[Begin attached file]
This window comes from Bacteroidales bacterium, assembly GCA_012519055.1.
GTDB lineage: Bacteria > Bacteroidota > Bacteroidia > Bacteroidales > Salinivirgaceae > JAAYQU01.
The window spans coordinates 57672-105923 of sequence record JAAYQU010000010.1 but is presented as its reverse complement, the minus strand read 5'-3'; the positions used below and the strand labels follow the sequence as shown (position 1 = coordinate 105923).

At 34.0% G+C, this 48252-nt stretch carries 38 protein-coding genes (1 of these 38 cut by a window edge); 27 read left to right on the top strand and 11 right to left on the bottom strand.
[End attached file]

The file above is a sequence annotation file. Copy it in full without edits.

This window comes from Bacteroidales bacterium, assembly GCA_012519055.1.
GTDB lineage: Bacteria > Bacteroidota > Bacteroidia > Bacteroidales > Salinivirgaceae > JAAYQU01.
The window spans coordinates 57672-105923 of sequence record JAAYQU010000010.1 but is presented as its reverse complement, the minus strand read 5'-3'; the positions used below and the strand labels follow the sequence as shown (position 1 = coordinate 105923).

At 34.0% G+C, this 48252-nt stretch carries 38 protein-coding genes (1 of these 38 cut by a window edge); 27 read left to right on the top strand and 11 right to left on the bottom strand.